Set in the parts of Germany and France before and during World War II, Anthony Doerr's historical novel All the light we cannot see, is effortlessly one of the most painful books I have come across in a while. Two main protagonists of the story – Marie Laure, a motherless blind French girl, in the face of Nazi invasion to Paris forced to flee to Saint-Malo. While Warner Pfennig, a German orphan, stays with her sister Jutta, in the German mining town of Zollverein. The boy is an intrepid genius who likes to fix radios. Given that the radio was an important tool of the Nazi propaganda, Warner's talent led him to the German army. As a reader, you spend much of this book just following them individually. Despite having two separate lives, they both are victims of their circumstances and heavily affected by the war until their paths finally converge. From the title page to the very end, this novel is brimming with great details and beautiful metaphors. For instance, the sea of Flames, a magical diamond which drives the plot forward, symbolizes human desire and power. This is an exceptionally well-written book with interesting and likable characters but to be honest, I was expecting Marie and Warner to meet soon and spent a little more time together. The story has been written from dual perspective, at times it turns out bit complicated to follow plot. I find this novel a bit long, author could have easily made it short. Nevertheless, Doerr manages to keep his readers hooked into his story and makes the readers part of the journey of Marie Laure and Werner.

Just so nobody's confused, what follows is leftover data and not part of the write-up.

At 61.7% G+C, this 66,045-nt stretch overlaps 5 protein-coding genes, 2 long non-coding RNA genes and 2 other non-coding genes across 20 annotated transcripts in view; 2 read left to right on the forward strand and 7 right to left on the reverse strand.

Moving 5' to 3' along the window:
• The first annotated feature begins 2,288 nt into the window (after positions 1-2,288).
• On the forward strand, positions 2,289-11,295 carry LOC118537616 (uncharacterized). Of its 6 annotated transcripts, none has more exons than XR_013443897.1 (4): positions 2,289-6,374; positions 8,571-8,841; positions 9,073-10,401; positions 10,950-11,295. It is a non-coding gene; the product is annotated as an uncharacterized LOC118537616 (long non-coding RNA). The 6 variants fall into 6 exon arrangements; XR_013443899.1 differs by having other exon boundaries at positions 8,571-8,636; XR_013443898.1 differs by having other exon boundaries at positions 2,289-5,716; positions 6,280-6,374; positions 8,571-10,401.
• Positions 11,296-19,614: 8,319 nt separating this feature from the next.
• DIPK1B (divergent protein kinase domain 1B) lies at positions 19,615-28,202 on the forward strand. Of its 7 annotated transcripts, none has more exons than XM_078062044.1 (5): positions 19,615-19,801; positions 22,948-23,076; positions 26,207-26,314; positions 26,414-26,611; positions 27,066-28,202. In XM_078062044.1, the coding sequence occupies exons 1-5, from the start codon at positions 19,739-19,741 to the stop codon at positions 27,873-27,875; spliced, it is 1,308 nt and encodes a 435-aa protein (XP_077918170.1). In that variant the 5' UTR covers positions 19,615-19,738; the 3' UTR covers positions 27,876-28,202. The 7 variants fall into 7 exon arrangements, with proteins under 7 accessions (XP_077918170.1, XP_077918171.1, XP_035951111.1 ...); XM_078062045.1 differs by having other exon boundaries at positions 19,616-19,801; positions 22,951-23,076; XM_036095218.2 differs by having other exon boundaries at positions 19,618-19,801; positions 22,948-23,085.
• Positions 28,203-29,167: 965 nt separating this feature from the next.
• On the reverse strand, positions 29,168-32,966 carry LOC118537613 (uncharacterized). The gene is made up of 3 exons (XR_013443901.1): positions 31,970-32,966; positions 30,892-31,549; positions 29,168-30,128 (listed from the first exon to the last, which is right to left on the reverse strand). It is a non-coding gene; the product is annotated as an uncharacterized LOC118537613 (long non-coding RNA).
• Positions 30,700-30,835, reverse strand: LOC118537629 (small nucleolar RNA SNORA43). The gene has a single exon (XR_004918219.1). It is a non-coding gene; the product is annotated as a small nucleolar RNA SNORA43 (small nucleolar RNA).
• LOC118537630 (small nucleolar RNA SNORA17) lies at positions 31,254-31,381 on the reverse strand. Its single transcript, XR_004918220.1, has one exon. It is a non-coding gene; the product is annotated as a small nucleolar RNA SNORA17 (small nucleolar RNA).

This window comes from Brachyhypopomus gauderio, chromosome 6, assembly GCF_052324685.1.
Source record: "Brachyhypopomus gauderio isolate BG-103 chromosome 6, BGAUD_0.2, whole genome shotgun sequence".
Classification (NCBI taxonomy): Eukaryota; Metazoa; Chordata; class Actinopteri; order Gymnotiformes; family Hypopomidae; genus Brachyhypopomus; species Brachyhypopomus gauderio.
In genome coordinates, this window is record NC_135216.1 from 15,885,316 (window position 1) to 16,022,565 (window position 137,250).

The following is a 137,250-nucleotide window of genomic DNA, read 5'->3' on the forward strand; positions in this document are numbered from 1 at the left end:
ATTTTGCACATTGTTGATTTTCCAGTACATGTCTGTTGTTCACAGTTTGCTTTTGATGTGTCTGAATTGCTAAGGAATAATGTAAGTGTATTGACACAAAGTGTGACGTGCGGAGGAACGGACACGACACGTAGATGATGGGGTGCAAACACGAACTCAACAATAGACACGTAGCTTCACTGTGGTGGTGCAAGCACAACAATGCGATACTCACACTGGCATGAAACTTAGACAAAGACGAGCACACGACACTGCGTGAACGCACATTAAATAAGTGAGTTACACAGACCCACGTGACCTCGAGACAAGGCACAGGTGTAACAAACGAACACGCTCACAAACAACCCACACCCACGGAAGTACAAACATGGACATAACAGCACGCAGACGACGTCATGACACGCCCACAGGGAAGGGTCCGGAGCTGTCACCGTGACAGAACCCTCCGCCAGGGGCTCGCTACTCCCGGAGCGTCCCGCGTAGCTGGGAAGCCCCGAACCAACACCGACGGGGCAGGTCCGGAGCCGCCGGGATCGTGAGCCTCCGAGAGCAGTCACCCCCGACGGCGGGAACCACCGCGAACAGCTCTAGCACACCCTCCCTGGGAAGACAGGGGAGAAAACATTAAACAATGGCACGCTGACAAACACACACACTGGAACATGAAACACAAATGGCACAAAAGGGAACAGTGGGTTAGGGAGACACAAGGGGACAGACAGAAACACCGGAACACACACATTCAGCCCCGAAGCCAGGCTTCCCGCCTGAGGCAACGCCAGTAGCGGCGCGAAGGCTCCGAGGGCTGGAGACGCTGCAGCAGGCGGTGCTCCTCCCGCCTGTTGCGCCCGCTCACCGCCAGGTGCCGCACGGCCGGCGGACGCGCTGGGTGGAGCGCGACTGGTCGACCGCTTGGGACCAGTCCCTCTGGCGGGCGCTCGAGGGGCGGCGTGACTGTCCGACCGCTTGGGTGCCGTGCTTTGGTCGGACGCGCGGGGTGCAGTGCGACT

The Boy in the Striped Pyjamas

A book consists of pure innocence. This probably sums up the entire book to a certain extent. This is a gripping story which beautifully captures the nostalgia of childhood innocence and at the end leaves you heart-broken and teary. The story unfolds on the background of the World War II and revolves around the friendship between two boys. Bruno, a nine-year-old German boy, due to his father’s job moves in to Auschwitz (Out-with) leaving behind a happy life in Berlin. While Shmuel, a Jewish prisoner in the concentration camp of Auschwitz, is a victim of Nazi brutality. In spite of their same age Bruno is way too innocent in comparison to his friend, Shmuel, who seems to be a mature boy for his age. Bruno's father who is a Nazi officer, works for Hitler but the boy has been shielded from the horrific reality of the Nazi regime by both of his parents and his friend. Despite living on opposite sides of the fence, with each passing days their bond grows stronger, completely unfazed by their circumstances. Bruno, undoubtedly, one of the most amazing characters of the story, amidst the cruelty he manages to hold on to his simplicity and innocence.There is an air of innocence throughout the story, this very fact engages the readers emotionally. The story has been told from the perspective of a young boy. Therefore, young tender minds would find it more relatable. But there is more to it than just a mere children book. The story touches upon issues like Holocaust and deportation of Jews but deals with utmost sensitivity without any mention of bloodshed and brutality. The story involves lots of suspense and anticipation as the consequence readers keep hooked into the plot. Despite the fact that the probability of a character like Bruno and the friendship like this, existing during World War II is slim, I still think this book lives up to our expectations.This book is highly recommended for all age groups.